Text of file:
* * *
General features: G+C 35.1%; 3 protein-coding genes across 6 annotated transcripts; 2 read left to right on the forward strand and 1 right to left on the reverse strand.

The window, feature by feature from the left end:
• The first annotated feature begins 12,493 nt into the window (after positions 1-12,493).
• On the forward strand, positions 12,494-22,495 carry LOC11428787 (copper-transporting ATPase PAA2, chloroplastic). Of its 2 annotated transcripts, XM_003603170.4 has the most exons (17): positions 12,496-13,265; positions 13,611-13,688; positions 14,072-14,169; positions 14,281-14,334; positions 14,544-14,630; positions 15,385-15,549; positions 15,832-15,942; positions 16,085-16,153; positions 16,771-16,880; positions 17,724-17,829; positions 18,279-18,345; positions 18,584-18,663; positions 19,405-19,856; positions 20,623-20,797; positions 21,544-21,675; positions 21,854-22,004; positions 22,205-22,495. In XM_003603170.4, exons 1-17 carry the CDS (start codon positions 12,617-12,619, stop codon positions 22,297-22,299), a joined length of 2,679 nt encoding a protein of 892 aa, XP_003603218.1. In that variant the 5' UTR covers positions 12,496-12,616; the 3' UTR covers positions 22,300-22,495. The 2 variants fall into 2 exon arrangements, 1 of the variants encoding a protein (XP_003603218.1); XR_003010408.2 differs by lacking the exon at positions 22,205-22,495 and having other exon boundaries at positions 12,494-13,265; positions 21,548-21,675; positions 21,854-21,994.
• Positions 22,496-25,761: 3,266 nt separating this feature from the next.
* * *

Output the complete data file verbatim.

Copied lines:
General features: G+C 35.1%; 3 protein-coding genes across 6 annotated transcripts; 2 read left to right on the forward strand and 1 right to left on the reverse strand.

The window, feature by feature from the left end:
• The first annotated feature begins 12,493 nt into the window (after positions 1-12,493).
• On the forward strand, positions 12,494-22,495 carry LOC11428787 (copper-transporting ATPase PAA2, chloroplastic). Of its 2 annotated transcripts, XM_003603170.4 has the most exons (17): positions 12,496-13,265; positions 13,611-13,688; positions 14,072-14,169; positions 14,281-14,334; positions 14,544-14,630; positions 15,385-15,549; positions 15,832-15,942; positions 16,085-16,153; positions 16,771-16,880; positions 17,724-17,829; positions 18,279-18,345; positions 18,584-18,663; positions 19,405-19,856; positions 20,623-20,797; positions 21,544-21,675; positions 21,854-22,004; positions 22,205-22,495. In XM_003603170.4, exons 1-17 carry the CDS (start codon positions 12,617-12,619, stop codon positions 22,297-22,299), a joined length of 2,679 nt encoding a protein of 892 aa, XP_003603218.1. In that variant the 5' UTR covers positions 12,496-12,616; the 3' UTR covers positions 22,300-22,495. The 2 variants fall into 2 exon arrangements, 1 of the variants encoding a protein (XP_003603218.1); XR_003010408.2 differs by lacking the exon at positions 22,205-22,495 and having other exon boundaries at positions 12,494-13,265; positions 21,548-21,675; positions 21,854-21,994.
• Positions 22,496-25,761: 3,266 nt separating this feature from the next.